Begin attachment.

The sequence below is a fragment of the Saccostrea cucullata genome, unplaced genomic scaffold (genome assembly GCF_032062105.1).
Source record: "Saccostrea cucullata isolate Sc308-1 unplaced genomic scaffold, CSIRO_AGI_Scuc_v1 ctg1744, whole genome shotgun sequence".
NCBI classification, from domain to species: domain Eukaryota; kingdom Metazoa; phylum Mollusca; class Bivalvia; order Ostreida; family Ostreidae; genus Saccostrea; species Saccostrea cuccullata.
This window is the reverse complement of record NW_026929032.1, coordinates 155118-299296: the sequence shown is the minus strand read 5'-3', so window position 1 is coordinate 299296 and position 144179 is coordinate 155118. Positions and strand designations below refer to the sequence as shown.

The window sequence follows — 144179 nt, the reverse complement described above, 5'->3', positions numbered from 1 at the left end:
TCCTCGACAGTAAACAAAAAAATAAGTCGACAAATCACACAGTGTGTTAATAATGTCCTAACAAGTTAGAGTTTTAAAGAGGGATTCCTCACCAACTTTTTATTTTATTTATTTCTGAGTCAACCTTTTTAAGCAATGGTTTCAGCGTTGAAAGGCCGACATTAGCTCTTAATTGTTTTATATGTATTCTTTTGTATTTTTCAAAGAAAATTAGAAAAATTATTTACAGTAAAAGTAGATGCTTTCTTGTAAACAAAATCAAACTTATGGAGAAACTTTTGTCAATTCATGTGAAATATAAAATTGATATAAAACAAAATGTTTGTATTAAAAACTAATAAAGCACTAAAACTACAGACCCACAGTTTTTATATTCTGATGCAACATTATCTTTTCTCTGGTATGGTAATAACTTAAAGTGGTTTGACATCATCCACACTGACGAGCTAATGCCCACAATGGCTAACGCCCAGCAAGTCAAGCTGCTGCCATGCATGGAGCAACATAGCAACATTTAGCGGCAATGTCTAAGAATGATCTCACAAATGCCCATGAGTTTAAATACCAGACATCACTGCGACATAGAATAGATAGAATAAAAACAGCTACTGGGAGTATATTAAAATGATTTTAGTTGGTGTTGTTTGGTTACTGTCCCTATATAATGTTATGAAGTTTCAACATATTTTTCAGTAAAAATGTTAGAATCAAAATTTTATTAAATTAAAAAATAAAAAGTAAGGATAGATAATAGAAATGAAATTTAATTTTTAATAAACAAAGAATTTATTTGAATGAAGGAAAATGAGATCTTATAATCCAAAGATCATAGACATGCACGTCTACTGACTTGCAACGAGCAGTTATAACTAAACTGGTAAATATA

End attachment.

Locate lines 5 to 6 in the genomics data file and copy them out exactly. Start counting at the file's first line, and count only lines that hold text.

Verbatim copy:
The window sequence follows — 144179 nt, the reverse complement described above, 5'->3', positions numbered from 1 at the left end:
TCCTCGACAGTAAACAAAAAAATAAGTCGACAAATCACACAGTGTGTTAATAATGTCCTAACAAGTTAGAGTTTTAAAGAGGGATTCCTCACCAACTTTTTATTTTATTTATTTCTGAGTCAACCTTTTTAAGCAATGGTTTCAGCGTTGAAAGGCCGACATTAGCTCTTAATTGTTTTATATGTATTCTTTTGTATTTTTCAAAGAAAATTAGAAAAATTATTTACAGTAAAAGTAGATGCTTTCTTGTAAACAAAATCAAACTTATGGAGAAACTTTTGTCAATTCATGTGAAATATAAAATTGATATAAAACAAAATGTTTGTATTAAAAACTAATAAAGCACTAAAACTACAGACCCACAGTTTTTATATTCTGATGCAACATTATCTTTTCTCTGGTATGGTAATAACTTAAAGTGGTTTGACATCATCCACACTGACGAGCTAATGCCCACAATGGCTAACGCCCAGCAAGTCAAGCTGCTGCCATGCATGGAGCAACATAGCAACATTTAGCGGCAATGTCTAAGAATGATCTCACAAATGCCCATGAGTTTAAATACCAGACATCACTGCGACATAGAATAGATAGAATAAAAACAGCTACTGGGAGTATATTAAAATGATTTTAGTTGGTGTTGTTTGGTTACTGTCCCTATATAATGTTATGAAGTTTCAACATATTTTTCAGTAAAAATGTTAGAATCAAAATTTTATTAAATTAAAAAATAAAAAGTAAGGATAGATAATAGAAATGAAATTTAATTTTTAATAAACAAAGAATTTATTTGAATGAAGGAAAATGAGATCTTATAATCCAAAGATCATAGACATGCACGTCTACTGACTTGCAACGAGCAGTTATAACTAAACTGGTAAATATA